Salmon is a great choice for the first course on the big day. ‘Smoked salmon is a popular Christmas lunch starter, and as long as it’s been kept cold and is fresh, it’s safe to eat when you’re pregnant,’ says nutritional therapist Henrietta Norton. Salmon is full of high-quality protein, and packed with Omega-3 fatty acids, which help build your baby’s brain and neurological system.
1) Pick your starter
Cold cooked meats, such as ham, are considered safe, but avoid cured meats, such as Parma ham, as they carry a risk of toxoplasmosis, a parasitic infection that can harm your baby and lead to miscarriage or stillbirth. Also leave paté off your plate. Even vegetable paté can contain listeria, whilst liver paté has very high levels of vitamin A, which could prove harmful to your baby.
Turkey is low in fat, has loads of protein, and is a good source of iron, particularly the dark meat. If you have a large bird, make sure it’s properly cooked. To check, cut a few slits around the breast, close to where the leg joins the body, and press above the slits with the flat of a knife. If the turkey is cooked, the juices will be clear.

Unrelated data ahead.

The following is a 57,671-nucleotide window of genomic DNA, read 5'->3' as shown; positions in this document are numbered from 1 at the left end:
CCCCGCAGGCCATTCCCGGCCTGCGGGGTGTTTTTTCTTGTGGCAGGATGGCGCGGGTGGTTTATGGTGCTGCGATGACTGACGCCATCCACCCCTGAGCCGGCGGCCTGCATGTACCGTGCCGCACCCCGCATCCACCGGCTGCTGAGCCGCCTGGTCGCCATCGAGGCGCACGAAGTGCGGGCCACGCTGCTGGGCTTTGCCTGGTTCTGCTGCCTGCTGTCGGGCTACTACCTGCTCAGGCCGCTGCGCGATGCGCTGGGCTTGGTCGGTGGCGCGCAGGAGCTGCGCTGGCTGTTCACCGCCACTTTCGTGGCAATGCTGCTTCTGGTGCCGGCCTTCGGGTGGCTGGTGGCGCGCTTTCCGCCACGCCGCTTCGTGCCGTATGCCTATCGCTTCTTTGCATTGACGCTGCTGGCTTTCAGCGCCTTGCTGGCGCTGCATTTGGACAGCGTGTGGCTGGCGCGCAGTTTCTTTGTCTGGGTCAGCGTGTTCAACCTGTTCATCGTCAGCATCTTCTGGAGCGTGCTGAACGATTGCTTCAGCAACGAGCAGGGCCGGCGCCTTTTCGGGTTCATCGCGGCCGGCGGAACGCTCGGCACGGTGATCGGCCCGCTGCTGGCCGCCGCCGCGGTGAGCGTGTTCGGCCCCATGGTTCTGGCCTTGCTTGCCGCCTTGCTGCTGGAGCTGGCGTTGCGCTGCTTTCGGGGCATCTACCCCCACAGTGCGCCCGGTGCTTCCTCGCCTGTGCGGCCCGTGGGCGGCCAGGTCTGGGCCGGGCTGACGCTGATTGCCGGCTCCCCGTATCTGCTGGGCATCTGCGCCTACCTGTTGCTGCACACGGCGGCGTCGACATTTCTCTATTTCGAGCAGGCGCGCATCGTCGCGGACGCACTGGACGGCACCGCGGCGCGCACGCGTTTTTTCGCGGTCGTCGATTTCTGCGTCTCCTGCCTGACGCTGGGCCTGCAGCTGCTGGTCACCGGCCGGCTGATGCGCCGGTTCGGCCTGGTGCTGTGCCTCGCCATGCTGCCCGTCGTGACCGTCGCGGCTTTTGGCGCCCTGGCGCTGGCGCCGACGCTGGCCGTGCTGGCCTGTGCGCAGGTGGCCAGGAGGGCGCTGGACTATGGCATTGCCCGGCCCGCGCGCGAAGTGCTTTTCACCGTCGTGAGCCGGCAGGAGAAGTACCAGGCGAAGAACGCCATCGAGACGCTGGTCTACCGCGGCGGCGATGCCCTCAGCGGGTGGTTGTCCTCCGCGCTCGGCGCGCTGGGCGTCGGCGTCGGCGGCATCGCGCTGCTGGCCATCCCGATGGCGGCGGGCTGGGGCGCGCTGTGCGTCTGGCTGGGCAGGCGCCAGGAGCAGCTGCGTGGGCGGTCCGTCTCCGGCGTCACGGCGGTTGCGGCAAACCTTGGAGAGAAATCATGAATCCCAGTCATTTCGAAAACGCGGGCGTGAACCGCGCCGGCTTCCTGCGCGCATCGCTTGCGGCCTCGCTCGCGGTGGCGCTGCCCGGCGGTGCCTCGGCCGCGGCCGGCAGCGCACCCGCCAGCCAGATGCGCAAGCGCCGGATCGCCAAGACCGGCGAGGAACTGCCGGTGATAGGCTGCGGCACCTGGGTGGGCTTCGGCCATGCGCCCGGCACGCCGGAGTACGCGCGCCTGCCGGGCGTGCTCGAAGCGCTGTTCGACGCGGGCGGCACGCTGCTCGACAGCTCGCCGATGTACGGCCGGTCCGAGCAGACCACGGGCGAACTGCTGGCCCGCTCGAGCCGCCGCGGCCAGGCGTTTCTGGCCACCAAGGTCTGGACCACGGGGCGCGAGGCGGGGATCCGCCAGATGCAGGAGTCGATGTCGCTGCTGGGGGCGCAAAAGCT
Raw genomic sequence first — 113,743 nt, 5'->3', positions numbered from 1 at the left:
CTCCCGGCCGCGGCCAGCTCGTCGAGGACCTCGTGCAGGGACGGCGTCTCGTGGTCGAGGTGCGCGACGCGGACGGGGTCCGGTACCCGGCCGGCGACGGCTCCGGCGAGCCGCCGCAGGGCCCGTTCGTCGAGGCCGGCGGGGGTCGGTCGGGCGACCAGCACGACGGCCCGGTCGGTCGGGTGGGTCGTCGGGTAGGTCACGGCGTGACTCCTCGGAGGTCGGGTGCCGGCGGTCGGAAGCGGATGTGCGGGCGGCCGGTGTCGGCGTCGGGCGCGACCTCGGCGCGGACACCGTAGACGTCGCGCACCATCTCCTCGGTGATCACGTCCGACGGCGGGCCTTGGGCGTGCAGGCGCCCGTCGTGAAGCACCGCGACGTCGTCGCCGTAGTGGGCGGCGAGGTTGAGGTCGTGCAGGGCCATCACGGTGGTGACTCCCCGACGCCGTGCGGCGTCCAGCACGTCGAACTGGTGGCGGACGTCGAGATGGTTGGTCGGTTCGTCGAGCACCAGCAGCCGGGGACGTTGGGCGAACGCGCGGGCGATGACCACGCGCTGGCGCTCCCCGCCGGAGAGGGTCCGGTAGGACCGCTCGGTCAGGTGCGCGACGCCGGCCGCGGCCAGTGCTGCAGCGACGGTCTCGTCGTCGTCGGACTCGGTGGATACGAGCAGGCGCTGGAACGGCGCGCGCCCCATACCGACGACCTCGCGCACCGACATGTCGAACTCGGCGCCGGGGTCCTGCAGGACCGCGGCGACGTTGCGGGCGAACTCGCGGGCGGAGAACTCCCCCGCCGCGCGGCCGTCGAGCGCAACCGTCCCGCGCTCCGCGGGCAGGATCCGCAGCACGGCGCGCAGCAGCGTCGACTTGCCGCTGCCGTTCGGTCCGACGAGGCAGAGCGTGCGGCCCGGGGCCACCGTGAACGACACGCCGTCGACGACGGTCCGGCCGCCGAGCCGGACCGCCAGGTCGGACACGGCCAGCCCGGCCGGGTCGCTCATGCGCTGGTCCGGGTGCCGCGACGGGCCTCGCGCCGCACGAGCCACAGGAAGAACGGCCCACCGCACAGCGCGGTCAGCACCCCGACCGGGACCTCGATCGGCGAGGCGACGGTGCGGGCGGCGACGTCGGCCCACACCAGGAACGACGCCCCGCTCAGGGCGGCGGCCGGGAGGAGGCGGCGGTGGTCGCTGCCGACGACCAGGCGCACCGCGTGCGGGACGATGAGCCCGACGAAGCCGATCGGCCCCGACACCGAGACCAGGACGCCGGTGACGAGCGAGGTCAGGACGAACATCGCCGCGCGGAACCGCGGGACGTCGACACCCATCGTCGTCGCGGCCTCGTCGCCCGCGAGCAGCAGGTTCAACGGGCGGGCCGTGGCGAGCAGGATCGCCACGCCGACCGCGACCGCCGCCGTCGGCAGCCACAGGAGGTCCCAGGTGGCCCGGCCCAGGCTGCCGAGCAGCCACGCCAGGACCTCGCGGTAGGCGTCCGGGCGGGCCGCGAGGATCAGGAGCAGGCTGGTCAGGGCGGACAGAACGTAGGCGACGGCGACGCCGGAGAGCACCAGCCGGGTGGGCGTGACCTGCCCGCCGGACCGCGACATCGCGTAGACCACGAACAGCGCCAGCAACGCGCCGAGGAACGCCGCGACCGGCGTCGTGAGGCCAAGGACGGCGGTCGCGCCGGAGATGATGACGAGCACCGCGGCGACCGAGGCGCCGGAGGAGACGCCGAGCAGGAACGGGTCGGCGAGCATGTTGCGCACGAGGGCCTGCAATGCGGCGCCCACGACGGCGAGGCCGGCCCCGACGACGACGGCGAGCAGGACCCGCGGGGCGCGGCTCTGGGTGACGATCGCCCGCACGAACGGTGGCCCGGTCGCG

2) Check the turkey
If there’s the faintest tinge of pink, put it back in the oven and test again in 20 minutes. The same applies to sausages wrapped in bacon and other meat accompaniments. All should be steaming hot out of the oven, with no trace of pink in the middle.
7) Know your cheese
There’s plenty you can raid on the cheeseboard. Hard cheeses such as Cheddar or Emmental are fine, as are blue cheeses such as Stilton. But steer clear of mould-ripened soft cheeses, such as Camembert and Brie, and soft blue-veined cheeses, such as Gorgonzola or Roquefort.
Also avoid cheese made with unpasteurised milk. ‘These can contain listeria and can cause an infection that affects your baby’s health and leads to prematurity,’ explains Henrietta.